Hope is a necessary ingredient in the battle against cancer. We must believe that healing is possible and hope is an underlying cornerstone for healing to happen. Without hope, hopelessness is left and we can’t have that; we must have hope.
Since we started sharing about cancer this month, the ground swell of support and compassion has been huge.
Last week, I met Leah, a cancer survivor and single mom of two at the Snohomish County Healthy Aging Conference. Whenever I attend a conference or event, I always bring a box of good food to use as a raffle item. And you know what? Leah’s name was drawn.
At the same time, a young couple from our church just received the heart-breaking news that their under 1 y/o daughter Vivian has leukemia. Ugh! I can’t even imagine the thoughts, fears, and despair that is wracking that family.
As Breast Cancer Awareness Month comes to an end, I would like to continue our cancer conversation and shift it to one day next week. On Wednesday, 11/2, we want to celebrate, grieve, hope and pray with all the people that you and we know who are battling cancer, won the battle over cancer, as well as for those who lost a loved one to cancer.
To do this, we need your help. We need you to send in the names of individuals and families that are fighting cancer. You can share as much of your/their story with us as you feel comfortable. Because sometimes it is helpful to just write down how you are feeling and get your thoughts out.
We are also just as happy to have you share a first name, because on 11/2, when our Klesick Farms team gathers to pray, we know that God already knows the details and we just want to agree with you for healing from cancer and hope to be rekindled in yours and their hearts.
Each of you are also welcome to join us on 11/2 and pray for the individuals and families who are fighting cancer. We will send Facebook and email reminders about the 11/2 details, but for now please click here to submit a name for prayer anonymously, or, email [email protected] the names of anyone you know fighting cancer or DM us on FB so we can gather a list of people to prayer for healing and hope.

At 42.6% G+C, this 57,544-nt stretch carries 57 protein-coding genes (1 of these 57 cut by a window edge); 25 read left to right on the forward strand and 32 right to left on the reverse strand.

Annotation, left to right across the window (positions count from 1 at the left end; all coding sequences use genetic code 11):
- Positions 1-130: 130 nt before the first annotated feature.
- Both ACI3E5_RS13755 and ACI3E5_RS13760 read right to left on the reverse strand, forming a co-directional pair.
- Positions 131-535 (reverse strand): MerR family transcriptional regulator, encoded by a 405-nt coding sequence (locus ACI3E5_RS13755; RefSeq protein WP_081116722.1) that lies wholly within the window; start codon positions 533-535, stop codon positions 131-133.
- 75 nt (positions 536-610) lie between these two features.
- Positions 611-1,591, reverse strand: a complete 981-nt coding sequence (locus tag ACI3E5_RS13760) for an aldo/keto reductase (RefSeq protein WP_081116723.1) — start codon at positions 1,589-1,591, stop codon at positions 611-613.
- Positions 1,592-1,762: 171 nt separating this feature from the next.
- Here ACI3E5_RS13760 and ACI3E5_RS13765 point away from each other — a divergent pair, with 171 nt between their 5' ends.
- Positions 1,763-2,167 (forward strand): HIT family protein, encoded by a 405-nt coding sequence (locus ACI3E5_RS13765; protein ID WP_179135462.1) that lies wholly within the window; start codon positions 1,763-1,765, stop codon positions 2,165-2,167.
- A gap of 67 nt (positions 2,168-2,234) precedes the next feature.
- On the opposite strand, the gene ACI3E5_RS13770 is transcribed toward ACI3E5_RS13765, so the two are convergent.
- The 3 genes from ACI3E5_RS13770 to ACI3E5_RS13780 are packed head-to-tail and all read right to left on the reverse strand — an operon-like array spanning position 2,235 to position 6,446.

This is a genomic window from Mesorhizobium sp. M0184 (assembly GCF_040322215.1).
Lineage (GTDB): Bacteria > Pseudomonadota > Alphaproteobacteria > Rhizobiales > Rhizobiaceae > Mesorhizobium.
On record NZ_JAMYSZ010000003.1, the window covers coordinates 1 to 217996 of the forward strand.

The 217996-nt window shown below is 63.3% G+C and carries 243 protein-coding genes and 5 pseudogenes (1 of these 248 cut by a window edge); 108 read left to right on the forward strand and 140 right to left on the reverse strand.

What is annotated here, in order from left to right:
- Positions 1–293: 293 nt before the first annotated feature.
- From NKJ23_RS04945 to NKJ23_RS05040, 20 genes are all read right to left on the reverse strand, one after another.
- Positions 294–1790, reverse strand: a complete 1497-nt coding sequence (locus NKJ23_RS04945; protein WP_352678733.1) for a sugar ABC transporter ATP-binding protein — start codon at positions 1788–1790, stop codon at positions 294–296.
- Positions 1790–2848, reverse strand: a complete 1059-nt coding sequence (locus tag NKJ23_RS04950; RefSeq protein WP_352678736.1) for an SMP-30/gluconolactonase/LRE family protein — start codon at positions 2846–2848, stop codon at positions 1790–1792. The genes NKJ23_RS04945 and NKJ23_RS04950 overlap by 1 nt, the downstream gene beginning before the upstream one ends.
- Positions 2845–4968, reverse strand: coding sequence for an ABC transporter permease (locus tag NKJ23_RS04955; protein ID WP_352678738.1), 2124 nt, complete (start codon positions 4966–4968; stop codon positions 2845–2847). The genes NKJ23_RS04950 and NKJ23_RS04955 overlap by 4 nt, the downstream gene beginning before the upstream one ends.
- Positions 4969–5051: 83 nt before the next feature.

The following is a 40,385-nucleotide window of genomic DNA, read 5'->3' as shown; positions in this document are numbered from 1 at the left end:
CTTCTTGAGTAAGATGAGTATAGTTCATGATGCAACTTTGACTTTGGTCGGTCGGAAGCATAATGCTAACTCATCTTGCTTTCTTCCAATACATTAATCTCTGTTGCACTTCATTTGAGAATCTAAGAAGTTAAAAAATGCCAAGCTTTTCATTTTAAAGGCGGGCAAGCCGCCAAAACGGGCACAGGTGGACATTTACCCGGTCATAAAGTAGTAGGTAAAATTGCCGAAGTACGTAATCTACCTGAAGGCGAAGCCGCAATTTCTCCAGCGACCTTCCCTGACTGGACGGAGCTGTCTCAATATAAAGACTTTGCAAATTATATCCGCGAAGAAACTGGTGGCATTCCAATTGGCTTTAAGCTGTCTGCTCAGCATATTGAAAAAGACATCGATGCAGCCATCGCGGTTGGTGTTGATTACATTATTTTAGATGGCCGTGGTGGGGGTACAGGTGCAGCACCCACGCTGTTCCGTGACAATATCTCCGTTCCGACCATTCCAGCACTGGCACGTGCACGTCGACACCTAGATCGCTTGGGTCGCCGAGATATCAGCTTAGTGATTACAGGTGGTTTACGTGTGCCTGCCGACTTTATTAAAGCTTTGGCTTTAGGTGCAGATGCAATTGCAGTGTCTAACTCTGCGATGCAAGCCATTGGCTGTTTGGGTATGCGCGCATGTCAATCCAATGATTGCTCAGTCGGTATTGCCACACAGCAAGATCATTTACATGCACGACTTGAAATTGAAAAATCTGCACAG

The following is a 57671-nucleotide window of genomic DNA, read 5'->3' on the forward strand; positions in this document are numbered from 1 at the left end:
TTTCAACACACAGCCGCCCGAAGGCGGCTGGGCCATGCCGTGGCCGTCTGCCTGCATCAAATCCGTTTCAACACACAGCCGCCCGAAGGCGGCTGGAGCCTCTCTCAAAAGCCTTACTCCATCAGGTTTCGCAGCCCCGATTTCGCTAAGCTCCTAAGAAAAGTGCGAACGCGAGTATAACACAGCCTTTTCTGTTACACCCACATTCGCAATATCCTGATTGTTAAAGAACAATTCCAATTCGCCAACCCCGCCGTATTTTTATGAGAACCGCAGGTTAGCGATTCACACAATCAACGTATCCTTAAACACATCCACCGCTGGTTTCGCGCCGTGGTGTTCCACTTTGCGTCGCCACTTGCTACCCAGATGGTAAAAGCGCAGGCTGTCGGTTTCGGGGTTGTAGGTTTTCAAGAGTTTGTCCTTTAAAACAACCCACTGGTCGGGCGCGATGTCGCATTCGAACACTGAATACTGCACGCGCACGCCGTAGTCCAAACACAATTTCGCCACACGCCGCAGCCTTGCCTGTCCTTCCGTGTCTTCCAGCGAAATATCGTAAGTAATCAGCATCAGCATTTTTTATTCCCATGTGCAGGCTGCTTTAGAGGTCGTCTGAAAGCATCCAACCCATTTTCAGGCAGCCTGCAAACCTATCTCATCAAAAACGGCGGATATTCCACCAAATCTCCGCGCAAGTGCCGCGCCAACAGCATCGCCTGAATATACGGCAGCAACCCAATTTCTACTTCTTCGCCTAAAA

Recipe: Garlic Butter Mushroom and Spinach Spaghetti
Olive oil 8 oz package mushrooms, sliced 4 garlic cloves, peeled and thinly sliced 2 tablespoons butter 1 bunch spinach, washed, ends cut off Lemon juice, to taste Salt and pepper, to taste 1 package spaghetti Feta cheese, crumbled (optional)
1. Boil a large pot of water and cook pasta until tender. Reserve 1 cup of cooking water.
2. While pasta is cooking, heat a large frying pan over medium-high heat then add the oil. Fry the mushrooms until deeply golden and cooked through. Add the garlic and butter and fry for another 30 seconds-1 minute, until the garlic is a light golden color. Turn off the heat then add the spinach, lemon juice and season with salt and pepper to taste.
3. Add the cooked spaghetti and a splash of the cooking water. Stir the pasta into the sauce and add more water if necessary.
4. Serve with feta cheese.
Recipe adapted from simply-delicious-food.com
Know Your Produce: Gold Beets
You may be most familiar with the red beet, but beets come in a variety of colors. One variety is orange, known as the gold beet. A descendant of a sea vegetable, golden beets are a nutrient-rich food high in fiber and potassium. The beet greens are more nutritious than the beets, containing twice the potassium and high in beta carotene and folic acid.
The difference between the red and the orange beet is the pigment compound. Red beets are rich in betalain pigment while orange beets are rich in b-xanthin pigment. Though their pigment color differs, their nutritional benefits are the same.
Steaming and roasting bring out the best flavor that the beet can offer. The skin must be peeled, which is easiest after it has cooked, as it simply slips away from its flesh. Beets pair well with cheese, bacon, apples, fennel, citrus, potatoes, shallots, vinegar, walnuts, smoked and cured fish. Beets will keep, refrigerated, for up to a week or longer if their tops are removed.